There are a lot of worldbuilding tools out there, and figuring our which will best suit your workflow is tough. Personally I seem to just buy all of them, but that doesn’t mean you should have to. So, is Campaign Cartographer worth it?

I’ll be honest I had no idea what it was until ProFantasy started advertising their stay at home bundle. Now, compared to Wonderdraft these programs are expensive. But I got their map maker, city maker, and dungeon maker for about $60 on sale. Still not terrible considering all the included art assets.

I poked around online for some reviews. I wasn’t entirely thrilled by what I found but looking at the screenshots I really liked the art. A lot of it conjures up images of classic fantasy maps. That said, there’s still a lot to learn about making them.

On first glance the UI is anything buy modern. It’s not like wonderdraft were the icons immediately hint at what they might do. It takes some tinkering and a few checks of the manual to figure out. I don’t know about you, but as dated as this UI looks, to me it just oozes functionality.

I know it seems old but just look at how functional it is!

But that doesn’t mean it’s easy to use. After a few minutes I was able to figure out how to draw land masses and to add rivers. I wouldn’t say that they look any good, but I’m getting the hang of it.

While the UI is very different there do seem to be a lot of similarities when compared to Wonderdraft.

The most important shared advantage of the two are the art assets. Having premade icons for towns, houses, bridges, and what not are a huge timesaver. And just like wonderdraft it’s hard at first to figure out how to best use these assets and still seem original.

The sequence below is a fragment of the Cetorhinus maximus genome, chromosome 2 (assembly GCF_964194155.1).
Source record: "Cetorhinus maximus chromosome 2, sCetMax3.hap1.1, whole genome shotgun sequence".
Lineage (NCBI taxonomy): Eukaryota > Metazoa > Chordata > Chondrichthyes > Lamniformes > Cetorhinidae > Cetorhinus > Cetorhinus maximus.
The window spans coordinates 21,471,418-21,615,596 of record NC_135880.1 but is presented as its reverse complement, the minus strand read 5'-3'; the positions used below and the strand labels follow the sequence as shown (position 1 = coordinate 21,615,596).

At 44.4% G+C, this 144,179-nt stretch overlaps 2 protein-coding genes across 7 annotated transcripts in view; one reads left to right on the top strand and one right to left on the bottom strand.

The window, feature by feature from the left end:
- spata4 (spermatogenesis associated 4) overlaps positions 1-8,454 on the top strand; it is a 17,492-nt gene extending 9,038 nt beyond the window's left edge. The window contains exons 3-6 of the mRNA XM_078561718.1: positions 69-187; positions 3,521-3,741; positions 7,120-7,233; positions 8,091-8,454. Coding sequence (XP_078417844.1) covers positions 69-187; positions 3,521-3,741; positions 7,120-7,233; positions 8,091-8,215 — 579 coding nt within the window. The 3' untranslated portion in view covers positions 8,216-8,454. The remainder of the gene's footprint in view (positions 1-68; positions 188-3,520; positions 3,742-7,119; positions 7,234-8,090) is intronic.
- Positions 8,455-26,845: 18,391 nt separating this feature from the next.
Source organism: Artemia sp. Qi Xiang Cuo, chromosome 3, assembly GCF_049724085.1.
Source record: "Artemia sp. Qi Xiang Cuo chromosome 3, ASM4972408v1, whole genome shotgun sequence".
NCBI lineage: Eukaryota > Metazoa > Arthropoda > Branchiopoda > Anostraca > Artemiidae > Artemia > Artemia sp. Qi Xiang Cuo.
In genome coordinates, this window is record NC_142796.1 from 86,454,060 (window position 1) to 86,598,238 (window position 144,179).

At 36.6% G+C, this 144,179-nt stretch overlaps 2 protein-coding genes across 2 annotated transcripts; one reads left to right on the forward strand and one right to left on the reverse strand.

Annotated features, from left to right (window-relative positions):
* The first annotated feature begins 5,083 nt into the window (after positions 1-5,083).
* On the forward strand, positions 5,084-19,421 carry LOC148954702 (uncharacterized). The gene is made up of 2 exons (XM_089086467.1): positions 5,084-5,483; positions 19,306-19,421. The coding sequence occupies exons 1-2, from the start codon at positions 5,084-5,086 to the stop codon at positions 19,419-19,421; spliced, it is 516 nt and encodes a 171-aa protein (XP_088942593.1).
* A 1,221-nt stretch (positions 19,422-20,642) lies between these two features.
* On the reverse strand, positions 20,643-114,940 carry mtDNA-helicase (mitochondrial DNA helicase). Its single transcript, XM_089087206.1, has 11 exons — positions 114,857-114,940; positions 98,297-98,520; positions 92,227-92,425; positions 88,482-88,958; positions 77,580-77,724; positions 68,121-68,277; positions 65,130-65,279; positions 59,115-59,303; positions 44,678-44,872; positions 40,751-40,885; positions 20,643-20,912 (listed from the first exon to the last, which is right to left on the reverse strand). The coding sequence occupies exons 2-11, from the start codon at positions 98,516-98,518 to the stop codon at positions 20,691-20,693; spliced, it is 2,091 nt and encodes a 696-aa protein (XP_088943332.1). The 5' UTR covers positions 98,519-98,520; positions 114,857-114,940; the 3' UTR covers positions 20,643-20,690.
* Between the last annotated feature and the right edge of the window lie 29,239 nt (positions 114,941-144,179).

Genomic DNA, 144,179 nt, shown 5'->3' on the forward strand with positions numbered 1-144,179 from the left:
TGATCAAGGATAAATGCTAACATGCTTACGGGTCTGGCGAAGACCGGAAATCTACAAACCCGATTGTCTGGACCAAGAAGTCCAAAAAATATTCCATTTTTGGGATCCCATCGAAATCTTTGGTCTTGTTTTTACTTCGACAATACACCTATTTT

As long as you’re careful about what order you add assets in there is a lot you can make with just a small set.

Just like with Wonderdraft, the key is to experiment. After a few tries I think you’ll find that it’s easy to combine these assets to create something original. The trick is to be patient and not be afraid to start over. I know always want my first attempt to be the last but I don’t know of any project that doesn’t need a few edits.

So is campaign cartographer worth it? Is it better than Wonderdraft? To be honest with you, I don’t know. I can see already that both have a lot of potential, and Campaign Cartographer wouldn’t have lasted this long if it didn’t have potential. For me personally, I’m already enjoying Campaign Cartographer simply because it’s easier for my computer to run.

I’ll post a full review once I’ve had time to fully explore its features. For now it seems clear to me that Campaign cartographer has a lot to offer. Picking it up on sale and seeing if it’s right for you might not be the worst idea in the world, but be warned that it will take some getting used too. And right now they’re even featured on Humble Bundle!